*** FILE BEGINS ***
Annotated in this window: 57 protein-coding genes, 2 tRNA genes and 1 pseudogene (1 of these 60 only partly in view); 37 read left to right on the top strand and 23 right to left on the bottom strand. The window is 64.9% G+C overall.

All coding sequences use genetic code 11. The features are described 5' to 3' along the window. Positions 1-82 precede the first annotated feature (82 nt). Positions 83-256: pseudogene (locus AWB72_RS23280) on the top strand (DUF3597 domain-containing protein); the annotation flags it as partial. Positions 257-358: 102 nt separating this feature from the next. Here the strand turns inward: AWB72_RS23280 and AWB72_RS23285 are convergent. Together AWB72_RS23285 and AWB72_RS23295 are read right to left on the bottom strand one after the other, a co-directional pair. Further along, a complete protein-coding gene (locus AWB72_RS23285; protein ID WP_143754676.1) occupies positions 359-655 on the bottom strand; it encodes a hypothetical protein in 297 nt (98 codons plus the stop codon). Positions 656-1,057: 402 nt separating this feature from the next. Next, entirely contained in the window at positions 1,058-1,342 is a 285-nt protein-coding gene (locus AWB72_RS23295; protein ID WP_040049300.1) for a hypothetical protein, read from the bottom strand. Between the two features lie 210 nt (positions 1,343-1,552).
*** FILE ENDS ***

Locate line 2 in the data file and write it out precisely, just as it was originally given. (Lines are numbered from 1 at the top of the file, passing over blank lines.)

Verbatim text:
All coding sequences use genetic code 11. The features are described 5' to 3' along the window. Positions 1-82 precede the first annotated feature (82 nt). Positions 83-256: pseudogene (locus AWB72_RS23280) on the top strand (DUF3597 domain-containing protein); the annotation flags it as partial. Positions 257-358: 102 nt separating this feature from the next. Here the strand turns inward: AWB72_RS23280 and AWB72_RS23285 are convergent. Together AWB72_RS23285 and AWB72_RS23295 are read right to left on the bottom strand one after the other, a co-directional pair. Further along, a complete protein-coding gene (locus AWB72_RS23285; protein ID WP_143754676.1) occupies positions 359-655 on the bottom strand; it encodes a hypothetical protein in 297 nt (98 codons plus the stop codon). Positions 656-1,057: 402 nt separating this feature from the next. Next, entirely contained in the window at positions 1,058-1,342 is a 285-nt protein-coding gene (locus AWB72_RS23295; protein ID WP_040049300.1) for a hypothetical protein, read from the bottom strand. Between the two features lie 210 nt (positions 1,343-1,552).